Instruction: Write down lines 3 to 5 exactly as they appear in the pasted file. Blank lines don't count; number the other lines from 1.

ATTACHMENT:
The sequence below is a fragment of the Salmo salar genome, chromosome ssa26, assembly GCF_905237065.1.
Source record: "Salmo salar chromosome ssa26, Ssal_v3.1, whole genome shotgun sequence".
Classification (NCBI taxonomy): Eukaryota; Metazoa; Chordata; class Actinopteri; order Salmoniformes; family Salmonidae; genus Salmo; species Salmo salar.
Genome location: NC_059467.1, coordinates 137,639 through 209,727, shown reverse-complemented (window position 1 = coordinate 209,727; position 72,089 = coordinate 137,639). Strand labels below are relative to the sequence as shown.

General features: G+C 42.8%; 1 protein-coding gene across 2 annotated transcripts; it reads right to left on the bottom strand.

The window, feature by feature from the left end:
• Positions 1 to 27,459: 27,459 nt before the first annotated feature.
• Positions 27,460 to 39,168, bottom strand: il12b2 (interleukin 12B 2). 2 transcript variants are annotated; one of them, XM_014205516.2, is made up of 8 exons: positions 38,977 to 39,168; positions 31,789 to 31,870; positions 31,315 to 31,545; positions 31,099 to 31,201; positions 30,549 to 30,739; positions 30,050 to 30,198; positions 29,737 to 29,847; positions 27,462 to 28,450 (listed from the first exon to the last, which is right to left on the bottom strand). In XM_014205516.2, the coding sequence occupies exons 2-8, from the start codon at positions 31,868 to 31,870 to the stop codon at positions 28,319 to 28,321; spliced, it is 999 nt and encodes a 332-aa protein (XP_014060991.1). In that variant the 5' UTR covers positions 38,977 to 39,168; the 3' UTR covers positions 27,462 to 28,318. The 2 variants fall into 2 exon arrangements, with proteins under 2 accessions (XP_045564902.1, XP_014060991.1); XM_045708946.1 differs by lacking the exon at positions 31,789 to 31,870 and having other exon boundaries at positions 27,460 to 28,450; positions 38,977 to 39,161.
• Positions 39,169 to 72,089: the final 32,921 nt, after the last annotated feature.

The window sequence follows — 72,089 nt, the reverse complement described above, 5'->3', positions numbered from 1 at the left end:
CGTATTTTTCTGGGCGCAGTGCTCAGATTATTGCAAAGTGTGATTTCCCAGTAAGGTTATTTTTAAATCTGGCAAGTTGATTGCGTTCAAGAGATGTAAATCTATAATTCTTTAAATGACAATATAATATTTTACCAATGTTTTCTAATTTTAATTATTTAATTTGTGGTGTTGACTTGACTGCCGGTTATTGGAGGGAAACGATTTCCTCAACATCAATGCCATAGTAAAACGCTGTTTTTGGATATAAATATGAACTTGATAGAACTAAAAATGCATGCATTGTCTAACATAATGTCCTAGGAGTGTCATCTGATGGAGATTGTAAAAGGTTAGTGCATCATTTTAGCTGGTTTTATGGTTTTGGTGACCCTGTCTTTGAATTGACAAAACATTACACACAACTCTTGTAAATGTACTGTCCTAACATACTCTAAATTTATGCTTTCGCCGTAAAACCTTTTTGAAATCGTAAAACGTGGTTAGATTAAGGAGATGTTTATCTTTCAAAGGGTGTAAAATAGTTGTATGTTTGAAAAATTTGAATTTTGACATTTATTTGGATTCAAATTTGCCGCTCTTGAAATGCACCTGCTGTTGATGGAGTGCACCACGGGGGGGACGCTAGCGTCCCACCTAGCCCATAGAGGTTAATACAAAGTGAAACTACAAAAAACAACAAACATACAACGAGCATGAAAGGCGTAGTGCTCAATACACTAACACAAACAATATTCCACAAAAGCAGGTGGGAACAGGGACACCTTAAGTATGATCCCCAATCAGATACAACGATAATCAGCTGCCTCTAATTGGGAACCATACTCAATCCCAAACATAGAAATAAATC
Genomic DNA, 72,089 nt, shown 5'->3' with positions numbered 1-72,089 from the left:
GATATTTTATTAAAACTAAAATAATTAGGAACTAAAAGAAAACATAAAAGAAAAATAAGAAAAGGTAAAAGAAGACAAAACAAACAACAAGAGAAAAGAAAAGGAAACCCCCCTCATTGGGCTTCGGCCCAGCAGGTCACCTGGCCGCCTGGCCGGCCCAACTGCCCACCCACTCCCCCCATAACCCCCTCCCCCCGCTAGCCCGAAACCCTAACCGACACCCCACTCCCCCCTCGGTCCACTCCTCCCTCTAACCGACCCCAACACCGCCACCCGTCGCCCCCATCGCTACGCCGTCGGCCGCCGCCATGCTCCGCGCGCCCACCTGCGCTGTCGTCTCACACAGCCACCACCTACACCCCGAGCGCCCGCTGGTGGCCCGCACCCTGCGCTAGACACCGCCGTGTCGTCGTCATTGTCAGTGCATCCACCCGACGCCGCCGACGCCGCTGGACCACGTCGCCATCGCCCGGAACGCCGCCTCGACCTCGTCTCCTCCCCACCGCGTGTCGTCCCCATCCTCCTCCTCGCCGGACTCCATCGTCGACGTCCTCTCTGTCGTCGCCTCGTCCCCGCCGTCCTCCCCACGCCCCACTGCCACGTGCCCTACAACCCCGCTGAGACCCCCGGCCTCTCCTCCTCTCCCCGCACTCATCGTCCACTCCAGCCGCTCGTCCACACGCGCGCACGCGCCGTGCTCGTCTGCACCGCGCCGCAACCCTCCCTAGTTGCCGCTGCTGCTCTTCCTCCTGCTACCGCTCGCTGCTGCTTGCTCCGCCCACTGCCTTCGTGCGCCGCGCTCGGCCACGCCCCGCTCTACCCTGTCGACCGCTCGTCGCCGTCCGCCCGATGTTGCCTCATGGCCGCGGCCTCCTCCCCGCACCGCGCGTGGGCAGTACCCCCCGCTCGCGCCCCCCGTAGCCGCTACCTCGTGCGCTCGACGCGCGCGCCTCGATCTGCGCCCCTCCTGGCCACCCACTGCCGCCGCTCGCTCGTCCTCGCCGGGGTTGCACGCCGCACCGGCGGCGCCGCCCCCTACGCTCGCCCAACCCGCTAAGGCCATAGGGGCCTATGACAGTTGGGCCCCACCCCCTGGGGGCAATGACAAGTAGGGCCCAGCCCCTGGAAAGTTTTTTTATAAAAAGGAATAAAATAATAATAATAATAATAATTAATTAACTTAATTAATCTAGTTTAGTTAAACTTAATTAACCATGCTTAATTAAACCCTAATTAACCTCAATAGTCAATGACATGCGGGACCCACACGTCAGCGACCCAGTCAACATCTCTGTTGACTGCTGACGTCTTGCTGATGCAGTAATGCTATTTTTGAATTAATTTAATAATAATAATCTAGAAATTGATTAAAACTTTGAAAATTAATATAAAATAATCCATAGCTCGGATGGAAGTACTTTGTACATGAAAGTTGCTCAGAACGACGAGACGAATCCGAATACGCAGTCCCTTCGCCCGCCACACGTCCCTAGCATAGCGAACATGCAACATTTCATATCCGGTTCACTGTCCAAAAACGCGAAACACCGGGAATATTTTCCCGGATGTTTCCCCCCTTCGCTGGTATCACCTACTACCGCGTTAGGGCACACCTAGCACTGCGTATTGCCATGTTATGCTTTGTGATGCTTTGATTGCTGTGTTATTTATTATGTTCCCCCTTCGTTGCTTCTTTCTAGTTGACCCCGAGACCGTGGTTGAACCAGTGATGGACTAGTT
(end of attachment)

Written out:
Classification (NCBI taxonomy): Eukaryota; Metazoa; Chordata; class Actinopteri; order Salmoniformes; family Salmonidae; genus Salmo; species Salmo salar.
Genome location: NC_059467.1, coordinates 137,639 through 209,727, shown reverse-complemented (window position 1 = coordinate 209,727; position 72,089 = coordinate 137,639). Strand labels below are relative to the sequence as shown.

General features: G+C 42.8%; 1 protein-coding gene across 2 annotated transcripts; it reads right to left on the bottom strand.